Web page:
It is difficult for able-bodied people to empathize with their disabled counterparts, as the latter represent a minority. The less often disabled people show up in public, the less their needs are seen or heard. To adapt to a world in which most people carry an “able-ist” mindset, they force themselves to try to overcome their disability at the expense of their dignity. Another friend of mine told me that she avoids going to the bathroom whenever she leaves the house: “I want to go, but can’t find anywhere that I can use, which makes me feel a little less human.”

    The accessibility that we see in public life is a manifestation of how our institutions frame the very notion of access. These institutional hindrances force many disabled people into another, more deeply structural, kind of invisibility.

    When it comes to understanding people with disabilities, the Chinese media usually tout two diametrically opposite ideas. The first is the so-called encouragement model, represented by the current CDPF chairman, Zhang Haidi, as well as a number of Paralympic champions. This model stresses that disabled people might be “broken in body, but strong in spirit” and lauds exceptional individual efforts to achieve things despite their disabilities.

    The second approach is the hardship model, which depicts disabled people as physically frail victims of misfortune who need society’s help. This view imbues the culture around disabled people with a feeling of pity and seeks to generate public empathy for their plight.

    In both of these models, the vast majority of disabled people — commonplace individuals trying to live normal lives — are largely absent. These gaps in understanding lead to prejudices about people with disabilities. For instance, social media users commenting on stories related to disability regularly express sentiments such as, “If disabled people can do it, then I have no excuse to slack off,” or “With all your health problems, it’s better to stay home and rest than to go out.”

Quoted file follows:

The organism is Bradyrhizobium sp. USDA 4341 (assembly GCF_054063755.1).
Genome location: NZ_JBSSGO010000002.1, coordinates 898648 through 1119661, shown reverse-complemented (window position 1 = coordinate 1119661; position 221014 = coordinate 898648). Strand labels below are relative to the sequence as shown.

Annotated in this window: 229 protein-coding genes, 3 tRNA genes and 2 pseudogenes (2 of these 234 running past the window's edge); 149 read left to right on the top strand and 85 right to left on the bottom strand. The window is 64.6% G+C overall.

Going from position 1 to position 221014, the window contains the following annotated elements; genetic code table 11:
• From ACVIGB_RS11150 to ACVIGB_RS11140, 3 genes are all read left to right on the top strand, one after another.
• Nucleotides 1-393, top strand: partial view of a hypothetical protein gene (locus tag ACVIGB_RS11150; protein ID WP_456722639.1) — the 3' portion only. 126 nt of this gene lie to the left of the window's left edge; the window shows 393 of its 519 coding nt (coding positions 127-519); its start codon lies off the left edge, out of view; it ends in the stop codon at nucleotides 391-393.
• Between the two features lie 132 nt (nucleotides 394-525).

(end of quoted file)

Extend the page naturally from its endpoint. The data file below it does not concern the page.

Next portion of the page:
Such remarks have prompted Xie Renci — a Chinese disability advocate who made headlines earlier this year for publicly displaying her prosthetic leg while traveling to the country’s remote regions — to speak out against becoming “inspiration porn,” channeling the remarks made by Australian disability rights activist Stella Young during a 2014 TED talk.

    Chinese people should be directing our efforts at shattering the notion that disability is abnormal. Disabled people should have the same expectations as able-bodied people. If we assume that disabled people somehow lack the ability to live and work normally, then they will face discrimination when it comes to everyday life and work. Similarly, if we assume that disabled people can excel through sheer willpower, then we risk eroding China’s systems for safeguarding disabled rights.

    While 85 million Chinese identified as disabled in 2010, only 32 million people were certified as disabled as of last year. In China, legal recognition of disability comes in the form of a certificate issued by the CDPF. That certificate effectively functions as a kind of identification allowing disabled people to access a range of national and regional benefits.

    These policies vary because disabilities are ranked according to severity, but they primarily include living allowances, access to medical services, social security initiatives, tax breaks, and scholarships for disabled students, and employment support.

    There are a range of legal incentives for companies to hire people with disabilities, but significant numbers of uncertified disabled people are rejected from jobs because their disabilities don’t conform to the set standards. Without greater institutional protection and assistance, millions of disabled Chinese will continue to face significant barriers to access and remain invisible to the rest of society.

    Correction: The encouragement model is most commonly associated with participants in the Paralympics, not the Special Olympics.

    Translator: Katherine Tse; editors: Zhang Bo and Matthew Walsh.

    (Header image: A volunteer pushes a wheelchair-using child in Chengdu, Sichuan province, Dec. 3, 2012. IC)